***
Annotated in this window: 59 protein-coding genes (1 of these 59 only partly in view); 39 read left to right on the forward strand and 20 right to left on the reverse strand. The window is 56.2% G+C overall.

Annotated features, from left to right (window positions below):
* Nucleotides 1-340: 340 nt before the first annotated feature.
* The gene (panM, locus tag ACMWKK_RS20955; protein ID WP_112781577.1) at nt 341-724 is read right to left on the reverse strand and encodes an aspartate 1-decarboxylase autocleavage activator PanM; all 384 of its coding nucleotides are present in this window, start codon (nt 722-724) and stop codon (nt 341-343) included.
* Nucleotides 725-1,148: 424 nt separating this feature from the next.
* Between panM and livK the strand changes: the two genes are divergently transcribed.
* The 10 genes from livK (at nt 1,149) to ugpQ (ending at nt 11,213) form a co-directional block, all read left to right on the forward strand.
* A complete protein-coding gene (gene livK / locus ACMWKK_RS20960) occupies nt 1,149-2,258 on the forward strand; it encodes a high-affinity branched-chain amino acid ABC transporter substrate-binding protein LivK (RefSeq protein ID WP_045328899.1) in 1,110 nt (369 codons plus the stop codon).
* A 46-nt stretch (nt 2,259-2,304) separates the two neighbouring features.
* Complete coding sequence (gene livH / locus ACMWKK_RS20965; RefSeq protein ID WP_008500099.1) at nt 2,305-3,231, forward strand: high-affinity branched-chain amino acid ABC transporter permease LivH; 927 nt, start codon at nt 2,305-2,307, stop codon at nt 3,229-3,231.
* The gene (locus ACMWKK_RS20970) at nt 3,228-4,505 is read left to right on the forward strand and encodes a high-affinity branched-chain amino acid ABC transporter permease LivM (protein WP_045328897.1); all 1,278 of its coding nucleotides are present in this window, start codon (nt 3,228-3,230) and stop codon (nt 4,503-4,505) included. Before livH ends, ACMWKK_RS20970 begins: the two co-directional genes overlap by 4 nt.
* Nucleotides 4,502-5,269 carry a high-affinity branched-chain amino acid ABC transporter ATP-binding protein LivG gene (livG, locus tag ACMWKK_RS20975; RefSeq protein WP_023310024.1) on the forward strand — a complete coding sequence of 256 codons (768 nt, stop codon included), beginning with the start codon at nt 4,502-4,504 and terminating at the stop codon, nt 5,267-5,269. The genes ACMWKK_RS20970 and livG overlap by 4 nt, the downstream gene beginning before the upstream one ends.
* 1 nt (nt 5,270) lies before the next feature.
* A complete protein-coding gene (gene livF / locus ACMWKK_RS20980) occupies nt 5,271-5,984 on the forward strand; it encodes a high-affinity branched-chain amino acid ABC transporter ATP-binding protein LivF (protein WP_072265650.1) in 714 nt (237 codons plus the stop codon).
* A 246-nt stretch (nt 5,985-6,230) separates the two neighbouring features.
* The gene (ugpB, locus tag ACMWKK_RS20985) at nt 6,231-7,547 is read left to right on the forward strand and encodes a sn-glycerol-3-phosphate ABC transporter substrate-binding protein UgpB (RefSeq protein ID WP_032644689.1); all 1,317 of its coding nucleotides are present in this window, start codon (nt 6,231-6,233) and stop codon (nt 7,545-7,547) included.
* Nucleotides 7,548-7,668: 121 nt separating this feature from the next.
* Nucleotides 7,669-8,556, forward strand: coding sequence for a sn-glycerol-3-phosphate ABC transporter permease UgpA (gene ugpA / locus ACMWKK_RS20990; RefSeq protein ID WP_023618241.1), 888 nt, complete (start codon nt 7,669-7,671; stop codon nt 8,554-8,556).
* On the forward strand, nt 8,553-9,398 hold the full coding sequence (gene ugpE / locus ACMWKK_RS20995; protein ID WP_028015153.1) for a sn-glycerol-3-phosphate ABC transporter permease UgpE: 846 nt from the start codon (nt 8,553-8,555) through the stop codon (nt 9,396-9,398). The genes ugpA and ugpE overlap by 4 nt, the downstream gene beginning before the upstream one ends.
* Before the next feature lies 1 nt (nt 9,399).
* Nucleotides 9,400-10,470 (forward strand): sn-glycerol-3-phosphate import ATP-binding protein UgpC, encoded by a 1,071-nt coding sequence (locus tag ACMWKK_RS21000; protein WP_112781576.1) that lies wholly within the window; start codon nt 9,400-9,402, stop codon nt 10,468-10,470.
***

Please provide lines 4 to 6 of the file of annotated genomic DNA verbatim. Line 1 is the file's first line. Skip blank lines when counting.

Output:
* The gene (panM, locus tag ACMWKK_RS20955; protein ID WP_112781577.1) at nt 341-724 is read right to left on the reverse strand and encodes an aspartate 1-decarboxylase autocleavage activator PanM; all 384 of its coding nucleotides are present in this window, start codon (nt 722-724) and stop codon (nt 341-343) included.
* Nucleotides 725-1,148: 424 nt separating this feature from the next.
* Between panM and livK the strand changes: the two genes are divergently transcribed.